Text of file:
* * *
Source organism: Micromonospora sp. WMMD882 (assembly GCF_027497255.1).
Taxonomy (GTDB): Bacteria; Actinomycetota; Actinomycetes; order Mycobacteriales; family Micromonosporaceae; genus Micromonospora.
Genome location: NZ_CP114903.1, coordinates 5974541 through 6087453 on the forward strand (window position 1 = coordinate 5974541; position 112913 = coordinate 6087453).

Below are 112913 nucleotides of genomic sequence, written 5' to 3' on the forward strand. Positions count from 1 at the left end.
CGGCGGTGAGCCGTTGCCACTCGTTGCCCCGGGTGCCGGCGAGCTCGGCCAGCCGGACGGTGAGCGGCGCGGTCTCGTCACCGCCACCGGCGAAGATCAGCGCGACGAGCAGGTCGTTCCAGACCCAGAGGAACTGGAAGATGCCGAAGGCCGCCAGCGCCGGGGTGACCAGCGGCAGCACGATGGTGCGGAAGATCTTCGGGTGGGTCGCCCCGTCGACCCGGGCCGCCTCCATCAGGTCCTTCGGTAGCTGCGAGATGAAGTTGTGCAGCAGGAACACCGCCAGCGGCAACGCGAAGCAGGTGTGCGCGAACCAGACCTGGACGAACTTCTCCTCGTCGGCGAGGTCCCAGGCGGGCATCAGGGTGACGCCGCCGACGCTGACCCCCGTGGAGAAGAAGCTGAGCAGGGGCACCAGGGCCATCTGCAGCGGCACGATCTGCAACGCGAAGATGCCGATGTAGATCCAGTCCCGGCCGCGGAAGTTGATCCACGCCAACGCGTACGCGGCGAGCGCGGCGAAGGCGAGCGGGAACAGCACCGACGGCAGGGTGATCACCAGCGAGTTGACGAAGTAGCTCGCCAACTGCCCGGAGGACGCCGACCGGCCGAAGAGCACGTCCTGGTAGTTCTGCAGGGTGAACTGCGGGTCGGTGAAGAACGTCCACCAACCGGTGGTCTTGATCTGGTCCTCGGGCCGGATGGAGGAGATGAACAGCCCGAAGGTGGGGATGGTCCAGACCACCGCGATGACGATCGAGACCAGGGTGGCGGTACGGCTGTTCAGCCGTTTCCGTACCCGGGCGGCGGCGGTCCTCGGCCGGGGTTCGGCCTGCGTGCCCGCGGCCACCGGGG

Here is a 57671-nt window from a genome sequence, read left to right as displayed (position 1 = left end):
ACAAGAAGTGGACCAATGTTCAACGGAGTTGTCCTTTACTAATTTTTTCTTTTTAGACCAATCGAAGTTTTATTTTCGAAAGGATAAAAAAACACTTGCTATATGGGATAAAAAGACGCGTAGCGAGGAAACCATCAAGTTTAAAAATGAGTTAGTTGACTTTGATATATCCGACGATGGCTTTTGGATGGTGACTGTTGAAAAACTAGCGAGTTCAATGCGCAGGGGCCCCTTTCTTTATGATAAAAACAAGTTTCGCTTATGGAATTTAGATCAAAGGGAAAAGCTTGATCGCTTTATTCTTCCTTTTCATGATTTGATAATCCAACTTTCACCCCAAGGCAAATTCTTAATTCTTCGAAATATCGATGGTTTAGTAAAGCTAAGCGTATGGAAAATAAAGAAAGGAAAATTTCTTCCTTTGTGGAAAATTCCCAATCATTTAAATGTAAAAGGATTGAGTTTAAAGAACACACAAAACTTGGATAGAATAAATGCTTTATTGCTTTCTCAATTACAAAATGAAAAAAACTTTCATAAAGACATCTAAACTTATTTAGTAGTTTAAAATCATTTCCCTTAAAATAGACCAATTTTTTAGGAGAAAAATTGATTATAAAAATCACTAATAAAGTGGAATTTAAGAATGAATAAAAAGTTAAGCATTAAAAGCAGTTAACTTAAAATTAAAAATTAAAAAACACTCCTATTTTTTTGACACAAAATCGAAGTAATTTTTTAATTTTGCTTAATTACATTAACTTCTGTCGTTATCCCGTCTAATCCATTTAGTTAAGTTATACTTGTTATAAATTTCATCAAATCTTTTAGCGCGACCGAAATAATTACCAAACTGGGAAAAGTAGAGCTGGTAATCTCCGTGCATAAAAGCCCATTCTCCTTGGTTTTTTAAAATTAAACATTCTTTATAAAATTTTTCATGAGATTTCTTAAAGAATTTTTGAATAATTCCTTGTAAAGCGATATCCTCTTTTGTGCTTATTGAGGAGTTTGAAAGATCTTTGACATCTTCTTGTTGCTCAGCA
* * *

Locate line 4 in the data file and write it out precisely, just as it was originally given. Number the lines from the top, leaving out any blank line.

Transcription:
Below are 112913 nucleotides of genomic sequence, written 5' to 3' on the forward strand. Positions count from 1 at the left end.